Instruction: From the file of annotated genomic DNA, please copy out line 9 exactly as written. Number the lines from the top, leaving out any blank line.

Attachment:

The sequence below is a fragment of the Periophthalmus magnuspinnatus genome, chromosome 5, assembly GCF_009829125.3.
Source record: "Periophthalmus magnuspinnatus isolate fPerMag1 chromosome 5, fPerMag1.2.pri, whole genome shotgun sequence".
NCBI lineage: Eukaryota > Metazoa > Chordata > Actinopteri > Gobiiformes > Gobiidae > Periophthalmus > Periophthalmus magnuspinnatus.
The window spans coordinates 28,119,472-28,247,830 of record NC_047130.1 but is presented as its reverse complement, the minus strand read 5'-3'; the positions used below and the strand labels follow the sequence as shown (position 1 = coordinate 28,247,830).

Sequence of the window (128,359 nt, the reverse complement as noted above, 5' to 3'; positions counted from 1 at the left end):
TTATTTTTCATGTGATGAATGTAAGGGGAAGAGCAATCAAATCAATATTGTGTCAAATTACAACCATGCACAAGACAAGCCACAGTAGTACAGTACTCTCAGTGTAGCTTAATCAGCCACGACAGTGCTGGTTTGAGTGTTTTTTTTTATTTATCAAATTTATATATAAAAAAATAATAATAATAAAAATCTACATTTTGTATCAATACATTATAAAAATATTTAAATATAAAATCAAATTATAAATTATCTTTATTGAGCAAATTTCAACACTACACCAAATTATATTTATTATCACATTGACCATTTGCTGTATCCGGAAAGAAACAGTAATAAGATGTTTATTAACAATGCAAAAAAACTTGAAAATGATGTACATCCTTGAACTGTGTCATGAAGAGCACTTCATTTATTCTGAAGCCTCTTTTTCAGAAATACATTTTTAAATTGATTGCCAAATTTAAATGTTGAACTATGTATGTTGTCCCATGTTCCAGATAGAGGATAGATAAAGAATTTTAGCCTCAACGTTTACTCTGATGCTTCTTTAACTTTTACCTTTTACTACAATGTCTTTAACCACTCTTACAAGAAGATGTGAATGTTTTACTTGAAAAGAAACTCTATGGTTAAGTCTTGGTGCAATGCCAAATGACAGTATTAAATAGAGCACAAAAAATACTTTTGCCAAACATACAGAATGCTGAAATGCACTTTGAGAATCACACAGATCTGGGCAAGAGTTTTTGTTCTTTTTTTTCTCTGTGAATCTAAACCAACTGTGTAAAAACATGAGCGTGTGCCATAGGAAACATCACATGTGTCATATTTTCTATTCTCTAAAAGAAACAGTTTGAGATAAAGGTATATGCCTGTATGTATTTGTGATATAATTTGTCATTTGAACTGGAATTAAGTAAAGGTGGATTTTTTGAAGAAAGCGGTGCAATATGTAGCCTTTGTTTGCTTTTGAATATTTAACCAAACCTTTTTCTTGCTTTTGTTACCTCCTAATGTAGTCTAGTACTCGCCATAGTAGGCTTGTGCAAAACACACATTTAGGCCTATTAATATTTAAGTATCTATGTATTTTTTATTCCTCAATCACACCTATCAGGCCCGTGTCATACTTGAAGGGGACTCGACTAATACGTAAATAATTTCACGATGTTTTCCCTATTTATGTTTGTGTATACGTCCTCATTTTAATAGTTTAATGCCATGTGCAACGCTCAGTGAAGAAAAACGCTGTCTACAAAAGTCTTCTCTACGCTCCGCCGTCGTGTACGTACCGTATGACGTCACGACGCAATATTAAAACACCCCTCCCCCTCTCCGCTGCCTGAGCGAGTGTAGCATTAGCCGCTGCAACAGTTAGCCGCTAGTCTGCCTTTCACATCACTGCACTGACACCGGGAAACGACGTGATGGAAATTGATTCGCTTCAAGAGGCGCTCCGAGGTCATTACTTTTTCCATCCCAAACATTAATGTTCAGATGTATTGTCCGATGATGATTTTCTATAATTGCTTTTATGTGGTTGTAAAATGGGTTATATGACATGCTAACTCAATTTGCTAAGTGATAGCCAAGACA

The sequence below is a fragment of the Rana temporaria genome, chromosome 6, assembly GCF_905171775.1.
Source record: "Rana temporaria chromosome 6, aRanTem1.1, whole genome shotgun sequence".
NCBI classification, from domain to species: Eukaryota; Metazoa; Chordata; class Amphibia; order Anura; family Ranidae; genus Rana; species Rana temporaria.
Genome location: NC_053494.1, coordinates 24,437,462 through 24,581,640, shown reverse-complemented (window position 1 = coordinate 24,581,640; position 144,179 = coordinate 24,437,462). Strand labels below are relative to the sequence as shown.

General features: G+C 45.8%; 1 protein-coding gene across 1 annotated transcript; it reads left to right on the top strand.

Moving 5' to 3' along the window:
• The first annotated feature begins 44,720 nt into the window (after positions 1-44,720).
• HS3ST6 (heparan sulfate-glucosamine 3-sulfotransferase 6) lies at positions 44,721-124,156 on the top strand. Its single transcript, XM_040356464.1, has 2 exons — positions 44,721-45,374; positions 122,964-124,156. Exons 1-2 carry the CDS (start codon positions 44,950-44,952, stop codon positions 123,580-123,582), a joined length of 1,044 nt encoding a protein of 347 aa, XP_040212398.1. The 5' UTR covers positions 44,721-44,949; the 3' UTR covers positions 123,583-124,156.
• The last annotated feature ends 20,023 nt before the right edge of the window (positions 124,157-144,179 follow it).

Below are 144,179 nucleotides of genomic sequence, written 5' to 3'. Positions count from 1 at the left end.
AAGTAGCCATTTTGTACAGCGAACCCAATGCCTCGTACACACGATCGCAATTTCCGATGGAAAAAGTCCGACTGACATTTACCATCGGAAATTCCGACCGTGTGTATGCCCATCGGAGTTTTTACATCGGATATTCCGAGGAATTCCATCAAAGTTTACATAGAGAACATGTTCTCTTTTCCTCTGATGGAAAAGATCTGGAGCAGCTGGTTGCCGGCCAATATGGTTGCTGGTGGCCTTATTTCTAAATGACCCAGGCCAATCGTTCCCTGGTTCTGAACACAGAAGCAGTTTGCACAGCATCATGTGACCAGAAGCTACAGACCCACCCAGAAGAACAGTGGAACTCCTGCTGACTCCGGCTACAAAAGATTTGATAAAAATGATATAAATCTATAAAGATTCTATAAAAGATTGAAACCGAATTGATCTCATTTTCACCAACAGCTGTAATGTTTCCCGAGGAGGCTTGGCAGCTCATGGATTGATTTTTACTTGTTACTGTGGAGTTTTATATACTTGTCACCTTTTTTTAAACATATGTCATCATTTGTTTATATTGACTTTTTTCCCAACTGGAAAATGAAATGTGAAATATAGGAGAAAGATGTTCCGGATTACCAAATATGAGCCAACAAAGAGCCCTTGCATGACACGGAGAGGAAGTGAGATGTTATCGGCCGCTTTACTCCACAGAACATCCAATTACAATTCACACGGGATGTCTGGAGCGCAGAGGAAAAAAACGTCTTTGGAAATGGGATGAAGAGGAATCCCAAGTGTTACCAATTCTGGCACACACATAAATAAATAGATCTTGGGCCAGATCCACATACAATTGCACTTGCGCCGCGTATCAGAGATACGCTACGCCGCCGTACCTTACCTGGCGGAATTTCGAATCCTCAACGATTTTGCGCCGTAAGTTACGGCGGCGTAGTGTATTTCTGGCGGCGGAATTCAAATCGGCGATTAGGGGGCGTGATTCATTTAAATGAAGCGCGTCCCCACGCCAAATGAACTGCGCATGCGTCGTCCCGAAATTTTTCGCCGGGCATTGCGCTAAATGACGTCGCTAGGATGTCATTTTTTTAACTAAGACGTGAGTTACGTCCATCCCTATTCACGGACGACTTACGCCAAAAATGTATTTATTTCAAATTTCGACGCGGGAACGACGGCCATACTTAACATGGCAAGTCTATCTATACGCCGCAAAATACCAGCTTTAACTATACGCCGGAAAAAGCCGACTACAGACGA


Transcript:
NCBI classification, from domain to species: Eukaryota; Metazoa; Chordata; class Amphibia; order Anura; family Ranidae; genus Rana; species Rana temporaria.